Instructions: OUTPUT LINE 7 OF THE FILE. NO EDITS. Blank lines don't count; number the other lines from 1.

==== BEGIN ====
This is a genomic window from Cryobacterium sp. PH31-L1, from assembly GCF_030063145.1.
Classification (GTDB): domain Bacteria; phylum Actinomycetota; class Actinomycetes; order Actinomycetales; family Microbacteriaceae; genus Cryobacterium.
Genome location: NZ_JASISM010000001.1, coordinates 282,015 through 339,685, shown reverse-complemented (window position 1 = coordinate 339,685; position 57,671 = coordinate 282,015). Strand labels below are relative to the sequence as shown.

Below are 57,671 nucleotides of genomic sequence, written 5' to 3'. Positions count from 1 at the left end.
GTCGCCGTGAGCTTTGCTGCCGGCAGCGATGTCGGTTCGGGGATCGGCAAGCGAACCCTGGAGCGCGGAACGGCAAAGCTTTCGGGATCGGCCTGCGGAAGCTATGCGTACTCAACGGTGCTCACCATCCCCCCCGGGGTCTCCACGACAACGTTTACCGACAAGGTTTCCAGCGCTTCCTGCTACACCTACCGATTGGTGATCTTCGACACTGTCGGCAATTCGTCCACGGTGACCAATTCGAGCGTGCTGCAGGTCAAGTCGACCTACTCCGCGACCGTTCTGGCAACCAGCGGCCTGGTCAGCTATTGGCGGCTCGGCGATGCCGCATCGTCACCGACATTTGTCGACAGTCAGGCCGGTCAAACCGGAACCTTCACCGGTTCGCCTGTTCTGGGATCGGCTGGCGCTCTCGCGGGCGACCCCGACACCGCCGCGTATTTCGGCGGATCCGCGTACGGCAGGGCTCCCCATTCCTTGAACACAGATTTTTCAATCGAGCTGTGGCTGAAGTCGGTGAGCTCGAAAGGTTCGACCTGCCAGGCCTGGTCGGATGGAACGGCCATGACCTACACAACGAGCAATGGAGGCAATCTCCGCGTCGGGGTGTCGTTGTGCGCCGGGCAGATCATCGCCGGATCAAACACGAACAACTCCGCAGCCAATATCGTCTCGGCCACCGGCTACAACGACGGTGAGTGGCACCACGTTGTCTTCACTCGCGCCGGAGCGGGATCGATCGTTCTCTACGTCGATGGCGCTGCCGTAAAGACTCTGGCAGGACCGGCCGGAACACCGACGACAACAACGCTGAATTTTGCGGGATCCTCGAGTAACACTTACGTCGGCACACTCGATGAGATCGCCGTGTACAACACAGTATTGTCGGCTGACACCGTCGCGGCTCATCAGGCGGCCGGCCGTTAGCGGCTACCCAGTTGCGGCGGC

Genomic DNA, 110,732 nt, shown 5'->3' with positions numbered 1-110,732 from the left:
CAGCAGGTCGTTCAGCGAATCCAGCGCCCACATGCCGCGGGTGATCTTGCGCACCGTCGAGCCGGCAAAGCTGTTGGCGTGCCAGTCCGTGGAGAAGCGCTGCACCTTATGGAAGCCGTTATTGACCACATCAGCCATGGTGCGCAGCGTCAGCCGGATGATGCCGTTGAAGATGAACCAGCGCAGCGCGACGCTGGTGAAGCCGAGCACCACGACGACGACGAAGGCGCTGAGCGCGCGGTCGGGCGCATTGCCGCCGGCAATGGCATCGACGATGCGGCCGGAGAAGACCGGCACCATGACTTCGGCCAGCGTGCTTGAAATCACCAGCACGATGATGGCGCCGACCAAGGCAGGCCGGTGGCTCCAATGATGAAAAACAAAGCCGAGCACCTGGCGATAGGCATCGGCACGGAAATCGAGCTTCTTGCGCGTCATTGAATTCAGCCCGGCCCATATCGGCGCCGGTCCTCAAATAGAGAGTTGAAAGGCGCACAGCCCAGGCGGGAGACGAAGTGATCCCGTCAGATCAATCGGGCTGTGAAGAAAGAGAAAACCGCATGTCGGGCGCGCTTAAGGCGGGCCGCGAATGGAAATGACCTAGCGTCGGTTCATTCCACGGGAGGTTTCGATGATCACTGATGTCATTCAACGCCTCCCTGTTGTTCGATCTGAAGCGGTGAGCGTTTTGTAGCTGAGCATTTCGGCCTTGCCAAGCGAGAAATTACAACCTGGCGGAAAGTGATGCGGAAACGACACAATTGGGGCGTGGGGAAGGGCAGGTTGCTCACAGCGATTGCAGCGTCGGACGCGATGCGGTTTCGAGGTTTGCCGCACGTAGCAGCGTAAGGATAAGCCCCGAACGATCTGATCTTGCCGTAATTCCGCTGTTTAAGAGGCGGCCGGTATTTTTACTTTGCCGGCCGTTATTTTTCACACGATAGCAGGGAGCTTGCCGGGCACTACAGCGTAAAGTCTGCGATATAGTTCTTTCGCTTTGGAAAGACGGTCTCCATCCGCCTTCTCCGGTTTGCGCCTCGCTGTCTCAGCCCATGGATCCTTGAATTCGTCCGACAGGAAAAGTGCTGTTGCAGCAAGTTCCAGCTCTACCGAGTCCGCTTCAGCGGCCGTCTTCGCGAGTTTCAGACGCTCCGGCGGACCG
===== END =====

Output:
CAGCAGGTCGTTCAGCGAATCCAGCGCCCACATGCCGCGGGTGATCTTGCGCACCGTCGAGCCGGCAAAGCTGTTGGCGTGCCAGTCCGTGGAGAAGCGCTGCACCTTATGGAAGCCGTTATTGACCACATCAGCCATGGTGCGCAGCGTCAGCCGGATGATGCCGTTGAAGATGAACCAGCGCAGCGCGACGCTGGTGAAGCCGAGCACCACGACGACGACGAAGGCGCTGAGCGCGCGGTCGGGCGCATTGCCGCCGGCAATGGCATCGACGATGCGGCCGGAGAAGACCGGCACCATGACTTCGGCCAGCGTGCTTGAAATCACCAGCACGATGATGGCGCCGACCAAGGCAGGCCGGTGGCTCCAATGATGAAAAACAAAGCCGAGCACCTGGCGATAGGCATCGGCACGGAAATCGAGCTTCTTGCGCGTCATTGAATTCAGCCCGGCCCATATCGGCGCCGGTCCTCAAATAGAGAGTTGAAAGGCGCACAGCCCAGGCGGGAGACGAAGTGATCCCGTCAGATCAATCGGGCTGTGAAGAAAGAGAAAACCGCATGTCGGGCGCGCTTAAGGCGGGCCGCGAATGGAAATGACCTAGCGTCGGTTCATTCCACGGGAGGTTTCGATGATCACTGATGTCATTCAACGCCTCCCTGTTGTTCGATCTGAAGCGGTGAGCGTTTTGTAGCTGAGCATTTCGGCCTTGCCAAGCGAGAAATTACAACCTGGCGGAAAGTGATGCGGAAACGACACAATTGGGGCGTGGGGAAGGGCAGGTTGCTCACAGCGATTGCAGCGTCGGACGCGATGCGGTTTCGAGGTTTGCCGCACGTAGCAGCGTAAGGATAAGCCCCGAACGATCTGATCTTGCCGTAATTCCGCTGTTTAAGAGGCGGCCGGTATTTTTACTTTGCCGGCCGTTATTTTTCACACGATAGCAGGGAGCTTGCCGGGCACTACAGCGTAAAGTCTGCGATATAGTTCTTTCGCTTTGGAAAGACGGTCTCCATCCGCCTTCTCCGGTTTGCGCCTCGCTGTCTCAGCCCATGGATCCTTGAATTCGTCCGACAGGAAAAGTGCTGTTGCAGCAAGTTCCAGCTCTACCGAGTCCGCTTCAGCGGCCGTCTTCGCGAGTTTCAGACGCTCCGGCGGACCG